In addition to implementing its spray drift and volatilization policies, EPA also assessed exposure in a manner that appears intended to implement the 2009 policy that was the subject of much concern when released for public comment. In that policy, EPA stated its intent to apply risk assessment techniques developed in implementing FQPA’s “extra safety factor” to any pesticide product’s risk assessment, regardless of whether it falls under FQPA, “so long as application of the risk assessment technique is consistent with good scientific practice and is not otherwise prohibited by law.” EPA stated then that this would include “using an additional safety/uncertainty factor to protect children,” as well a number of other factors. EPA announced this policy originally as part of its commitment to considerations of environmental justice.

The chlorpyrifos assessment is based on a physiologically-based, pharmacokinetic-pharmacodynamic (PBPK-PD) model to estimate the toxicologic Points of Departure (POD), thus deriving different toxicological values of concern based on the age, sex, and duration of exposure. The PBPK-PD model is also used to estimate intra-species uncertainty factors (UF), as there is no need for inter-species factors because the model estimates human red blood cell (RBC) acetylcholinesterase/cholinesterase (AChE/ChE) inhibition. Based on the PBPK-PD model, a 10X intra-species factor was used for females of childbearing years whereas it was 4X for all other groups assessed.

The worker of concern in the assessment is defined to be a female of childbearing years due to concern of not only RBC AChE/ChE inhibition, but also the potential for neurodevelopmental effects as seen in epidemiological studies. The epidemiological studies are controversial because there have been many questions about actual exposure to chlorpyrifos, particularly as two studies measured a biomarker that can be seen from exposure to other organophosphates (OP). The Federal Insecticide, Fungicide, and Rodenticide Act (FIFRA) Science Advisory Panel (SAP) reviewed EPA’s assessments of these studies in 2008 and 2012. The SAP concluded that “chlorpyrifos likely played a role” in the observed neurodevelopmental outcomes. EPA determined that based on the weight of evidence (WOE) from animal studies and epidemiological studies, reduction of the 10x “FQPA Safety Factor (SF)” was not appropriate. The residential dietary assessments were compared to a Margin of Exposure (MOE) of 100 (10X FQPA SF x 10X intra-species factor) for women and an MOE of 40 (10X FQPA SF x 4X intra-species factor) for all other ages. The occupational assessments were compared to an MOE of 100 for women and 40 for all other age groups (with no explanation of the reasoning behind those values).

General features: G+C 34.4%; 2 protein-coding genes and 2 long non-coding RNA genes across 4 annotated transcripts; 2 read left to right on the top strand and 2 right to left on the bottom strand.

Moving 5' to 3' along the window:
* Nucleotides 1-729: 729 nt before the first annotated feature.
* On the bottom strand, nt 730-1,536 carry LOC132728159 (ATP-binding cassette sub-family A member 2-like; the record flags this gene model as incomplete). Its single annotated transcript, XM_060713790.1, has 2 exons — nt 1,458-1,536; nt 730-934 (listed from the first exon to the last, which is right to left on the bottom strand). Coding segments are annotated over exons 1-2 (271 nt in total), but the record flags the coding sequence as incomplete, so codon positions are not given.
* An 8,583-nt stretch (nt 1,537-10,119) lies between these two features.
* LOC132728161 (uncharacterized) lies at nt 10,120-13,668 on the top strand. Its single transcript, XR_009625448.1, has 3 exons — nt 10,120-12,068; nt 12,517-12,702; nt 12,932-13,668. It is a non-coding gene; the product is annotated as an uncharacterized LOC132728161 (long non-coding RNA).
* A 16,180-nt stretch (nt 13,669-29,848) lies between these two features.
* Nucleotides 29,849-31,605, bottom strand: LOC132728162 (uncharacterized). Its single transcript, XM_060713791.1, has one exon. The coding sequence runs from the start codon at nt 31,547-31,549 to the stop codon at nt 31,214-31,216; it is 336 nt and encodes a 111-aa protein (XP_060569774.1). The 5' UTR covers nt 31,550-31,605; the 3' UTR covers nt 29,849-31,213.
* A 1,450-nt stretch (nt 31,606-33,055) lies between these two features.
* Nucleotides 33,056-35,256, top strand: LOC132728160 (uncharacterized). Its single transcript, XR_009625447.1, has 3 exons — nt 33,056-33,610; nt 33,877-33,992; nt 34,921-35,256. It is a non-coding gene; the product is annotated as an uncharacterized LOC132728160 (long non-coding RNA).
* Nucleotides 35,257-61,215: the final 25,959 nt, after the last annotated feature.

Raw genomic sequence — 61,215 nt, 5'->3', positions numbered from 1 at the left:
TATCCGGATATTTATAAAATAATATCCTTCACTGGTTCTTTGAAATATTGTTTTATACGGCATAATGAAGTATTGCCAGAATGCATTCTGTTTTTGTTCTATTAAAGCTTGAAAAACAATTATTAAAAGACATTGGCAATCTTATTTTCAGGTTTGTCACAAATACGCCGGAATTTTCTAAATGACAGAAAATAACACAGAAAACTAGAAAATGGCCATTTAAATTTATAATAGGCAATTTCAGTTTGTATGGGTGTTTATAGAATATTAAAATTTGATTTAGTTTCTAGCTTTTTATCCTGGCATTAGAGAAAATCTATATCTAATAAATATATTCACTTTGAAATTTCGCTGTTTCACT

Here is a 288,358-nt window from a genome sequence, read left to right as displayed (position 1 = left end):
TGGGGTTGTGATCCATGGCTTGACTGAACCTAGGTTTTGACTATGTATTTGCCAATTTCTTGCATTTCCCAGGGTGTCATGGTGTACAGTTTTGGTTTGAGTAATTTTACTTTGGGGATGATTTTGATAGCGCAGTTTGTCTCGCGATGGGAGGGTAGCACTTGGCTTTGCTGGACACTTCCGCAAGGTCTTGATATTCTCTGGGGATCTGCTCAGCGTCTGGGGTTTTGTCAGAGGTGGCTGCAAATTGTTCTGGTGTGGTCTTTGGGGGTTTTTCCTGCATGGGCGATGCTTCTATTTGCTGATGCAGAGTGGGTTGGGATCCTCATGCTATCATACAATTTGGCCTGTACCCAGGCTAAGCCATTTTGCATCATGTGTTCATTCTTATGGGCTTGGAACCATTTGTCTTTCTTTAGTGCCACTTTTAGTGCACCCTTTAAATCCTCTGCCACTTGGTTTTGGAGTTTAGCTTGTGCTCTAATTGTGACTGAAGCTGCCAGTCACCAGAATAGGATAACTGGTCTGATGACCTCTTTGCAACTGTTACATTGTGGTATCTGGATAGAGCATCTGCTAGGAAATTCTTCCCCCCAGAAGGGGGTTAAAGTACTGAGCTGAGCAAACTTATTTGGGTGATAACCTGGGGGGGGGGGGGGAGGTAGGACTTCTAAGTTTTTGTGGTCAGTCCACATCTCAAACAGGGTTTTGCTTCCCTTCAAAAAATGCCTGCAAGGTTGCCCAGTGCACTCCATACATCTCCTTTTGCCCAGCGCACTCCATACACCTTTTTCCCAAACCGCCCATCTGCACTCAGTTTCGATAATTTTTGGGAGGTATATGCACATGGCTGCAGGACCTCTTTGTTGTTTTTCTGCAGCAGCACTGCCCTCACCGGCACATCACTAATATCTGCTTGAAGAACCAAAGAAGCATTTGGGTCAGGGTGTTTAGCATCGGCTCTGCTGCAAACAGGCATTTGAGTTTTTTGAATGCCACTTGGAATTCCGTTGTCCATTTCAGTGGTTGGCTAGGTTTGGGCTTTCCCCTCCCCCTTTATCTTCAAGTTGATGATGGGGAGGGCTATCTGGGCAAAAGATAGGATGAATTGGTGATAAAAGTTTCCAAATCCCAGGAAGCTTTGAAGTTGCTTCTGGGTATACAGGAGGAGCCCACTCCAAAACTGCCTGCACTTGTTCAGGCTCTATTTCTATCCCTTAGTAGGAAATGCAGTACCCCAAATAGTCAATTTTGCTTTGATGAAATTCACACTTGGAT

This is noteworthy and should be examined closely because EPA has effectively used an additional “FQPA factor” as a safety factor for occupational assessments. EPA stated in its press release announcing the assessment that potential restrictions may be necessary to protect workers and water.

Next Steps

There is a 60-day comment period for this document, which are due on or before March 16, 2015. Among the issues commenters are likely to address include:

     Use of the PBPK-PD model to estimate PODs;

     Use of the PBPK-PD model to estimate intra-species uncertainty factors;

     Use of the epidemiological data; and

     Use of a 10X SF for occupational exposure.

The full impact of this assessment is not yet clear, but it raises many issues of interest to registrants.